22 Nov Overcoming Fundraising F.U.D.
“Pray also for me, that whenever I speak, words may be given me so that I will fearlessly make known the mystery of the gospel, for which I am an ambassador in chains. Pray that I may declare it fearlessly, as I should.” (Ephesians 6:19-20)
Fundraising has a lot in common with evangelism. Christ died for us while we were still sinners and offers eternal forgiveness to all who repent and believe. Your fundraising message pales in comparison to the good news but both evangelism and fundraising require a willing person to share a wonderful story with someone and invite them to respond. An evangelist asks if a person would like to trust Christ; a fundraiser asks if a person would prayerfully consider a generous gift. Both need courage to overcome Fundraising F.U.D. —Fear, Uncertainty, and Doubt.
Even the Apostle Paul struggled with the fear of sharing the Gospel. He asked the Ephesian believers to pray he would “fearlessly make known the mystery of the gospel” (v.19), “and declare it fearlessly” (v. 20). He had plenty of reasons to fear—multiple times he was imprisoned, beaten, and chased out of town (see 2 Cor. 11:23-27). Yet, he overcame his fear. As fundraisers, our anxieties seem trivial compared to Paul’s trials, but our hearts still may race when we ask for a gift. We fear we might damage our friendship, offend our donors, or mess up the gift opportunity. However, your only risk is your donor might say “no.”
Paul desired, “whenever I speak, words may be given me.” In our evangelism efforts we want to say just the right words the Spirit will use to prompt a response. Your fundraising prayer is the same. Ask the Spirit to help you “know what to say and how to say it” (see Matt. 10:19-20). Uncertainty kicks in when we worry a donor might ask something we can’t answer. Script your pitch and practice your responses to potential questions. Preparation will boost your confidence. Speak about your mission with passion and conviction so everyone who hears will believe.
Paul adds an interesting phrase to his prayer request, “as I should” (v. 20). Paul knew beyond a doubt he was called to preach the good news of forgiveness of sins (see Acts 26:16-18). But he still had to remind himself of his responsibilities. Perhaps you don’t think fundraising is your responsibility. You may question whether asking is biblical. Maybe you don’t think face-to-face solicitation works or are skeptical your donors will respond positively. Whatever your doubts, they will freeze you to inaction if you give into your fears. Paul’s solution to his fear, uncertainty, and doubt was prayer and action.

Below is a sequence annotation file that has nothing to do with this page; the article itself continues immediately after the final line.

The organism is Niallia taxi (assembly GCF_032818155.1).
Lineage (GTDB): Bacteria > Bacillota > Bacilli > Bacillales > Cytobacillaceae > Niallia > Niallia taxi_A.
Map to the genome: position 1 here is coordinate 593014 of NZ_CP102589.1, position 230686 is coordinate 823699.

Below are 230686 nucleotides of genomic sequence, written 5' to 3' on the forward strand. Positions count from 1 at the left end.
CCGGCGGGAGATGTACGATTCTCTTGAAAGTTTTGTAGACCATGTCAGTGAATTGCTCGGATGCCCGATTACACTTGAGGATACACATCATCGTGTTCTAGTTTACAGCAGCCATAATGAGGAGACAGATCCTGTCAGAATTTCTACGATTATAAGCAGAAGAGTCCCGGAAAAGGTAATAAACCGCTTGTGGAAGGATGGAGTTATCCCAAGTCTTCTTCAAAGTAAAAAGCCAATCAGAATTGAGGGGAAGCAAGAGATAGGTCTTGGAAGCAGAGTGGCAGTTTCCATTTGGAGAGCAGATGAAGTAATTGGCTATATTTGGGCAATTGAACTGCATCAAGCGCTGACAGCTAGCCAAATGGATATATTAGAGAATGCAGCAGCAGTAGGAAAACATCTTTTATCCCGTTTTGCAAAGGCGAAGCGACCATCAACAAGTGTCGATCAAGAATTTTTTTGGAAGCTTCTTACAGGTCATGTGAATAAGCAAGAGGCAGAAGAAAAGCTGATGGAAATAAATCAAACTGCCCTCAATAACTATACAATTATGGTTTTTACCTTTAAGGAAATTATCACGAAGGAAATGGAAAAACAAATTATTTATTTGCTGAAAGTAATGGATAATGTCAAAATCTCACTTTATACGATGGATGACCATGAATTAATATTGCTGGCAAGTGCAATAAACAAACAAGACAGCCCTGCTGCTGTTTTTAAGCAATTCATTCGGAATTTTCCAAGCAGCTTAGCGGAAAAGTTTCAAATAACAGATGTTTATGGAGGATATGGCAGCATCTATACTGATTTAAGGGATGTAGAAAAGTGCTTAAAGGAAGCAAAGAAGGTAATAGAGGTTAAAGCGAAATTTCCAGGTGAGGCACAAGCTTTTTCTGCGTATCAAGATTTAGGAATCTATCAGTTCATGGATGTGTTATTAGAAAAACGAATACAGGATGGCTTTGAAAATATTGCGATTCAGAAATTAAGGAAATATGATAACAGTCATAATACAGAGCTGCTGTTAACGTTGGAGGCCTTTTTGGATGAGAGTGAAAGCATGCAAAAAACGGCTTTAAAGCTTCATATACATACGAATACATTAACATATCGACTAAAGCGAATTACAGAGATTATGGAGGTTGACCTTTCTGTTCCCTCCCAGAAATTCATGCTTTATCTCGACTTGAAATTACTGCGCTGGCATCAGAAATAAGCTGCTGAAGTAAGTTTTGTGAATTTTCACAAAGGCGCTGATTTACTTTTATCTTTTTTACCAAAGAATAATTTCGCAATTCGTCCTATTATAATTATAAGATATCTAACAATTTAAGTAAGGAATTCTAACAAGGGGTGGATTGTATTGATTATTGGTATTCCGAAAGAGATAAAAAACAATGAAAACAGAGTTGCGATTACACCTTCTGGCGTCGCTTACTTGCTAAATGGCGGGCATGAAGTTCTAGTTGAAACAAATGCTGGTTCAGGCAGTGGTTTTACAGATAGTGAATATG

Think about this: Henry Nouwen asks, “Are we willing to be converted from our fear of asking, our anxiety about being rejected or feeling humiliated, our depression when someone says, ‘No, I’m not going to get involved in your project’? When we have gained the freedom to ask without fear, to love fundraising as a form of ministry, then fundraising will be good for our spiritual life.”
Response: Father, forgive me for my fears, uncertainties, and doubts. Help me focus on your strengths, not my weaknesses.
A Spirituality of Fundraising by Henri J. M. Nouwen
Ron Haas has served the Lord as a pastor, the vice president of advancement of a Bible college, a Christian foundation director, a board member and a fundraising consultant. He’s authored three books: Ask for a Fish – Bold Faith-Based Fundraising, Simply Share – Bold, Grace-Based Giving, and Keep on Asking – Bold, Spirit-Led Fundraising. He regularly presents fundraising workshops at ministry conferences and has written fundraising articles for Christian Leadership Alliance’s Outcomes magazine.